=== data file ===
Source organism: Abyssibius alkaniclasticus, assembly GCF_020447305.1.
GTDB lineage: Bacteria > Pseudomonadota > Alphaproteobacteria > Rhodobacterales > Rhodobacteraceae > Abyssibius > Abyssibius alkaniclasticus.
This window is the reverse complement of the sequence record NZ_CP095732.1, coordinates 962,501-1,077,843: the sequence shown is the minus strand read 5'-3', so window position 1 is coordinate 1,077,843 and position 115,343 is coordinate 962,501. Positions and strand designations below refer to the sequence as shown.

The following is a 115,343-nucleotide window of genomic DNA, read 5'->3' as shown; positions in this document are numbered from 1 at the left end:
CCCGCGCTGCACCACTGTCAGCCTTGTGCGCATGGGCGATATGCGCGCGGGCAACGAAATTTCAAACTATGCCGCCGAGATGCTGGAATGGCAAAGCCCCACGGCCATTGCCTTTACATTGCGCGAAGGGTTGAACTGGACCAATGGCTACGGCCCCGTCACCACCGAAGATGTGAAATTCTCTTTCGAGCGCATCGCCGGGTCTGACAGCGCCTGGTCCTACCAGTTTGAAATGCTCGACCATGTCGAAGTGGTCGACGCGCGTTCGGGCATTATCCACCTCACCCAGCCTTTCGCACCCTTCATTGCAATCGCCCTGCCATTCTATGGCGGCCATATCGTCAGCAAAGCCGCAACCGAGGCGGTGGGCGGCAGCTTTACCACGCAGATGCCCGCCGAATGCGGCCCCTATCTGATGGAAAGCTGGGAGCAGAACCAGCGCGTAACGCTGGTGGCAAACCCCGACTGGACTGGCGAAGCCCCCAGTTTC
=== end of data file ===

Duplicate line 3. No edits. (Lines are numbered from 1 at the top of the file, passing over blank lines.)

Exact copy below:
This window is the reverse complement of the sequence record NZ_CP095732.1, coordinates 962,501-1,077,843: the sequence shown is the minus strand read 5'-3', so window position 1 is coordinate 1,077,843 and position 115,343 is coordinate 962,501. Positions and strand designations below refer to the sequence as shown.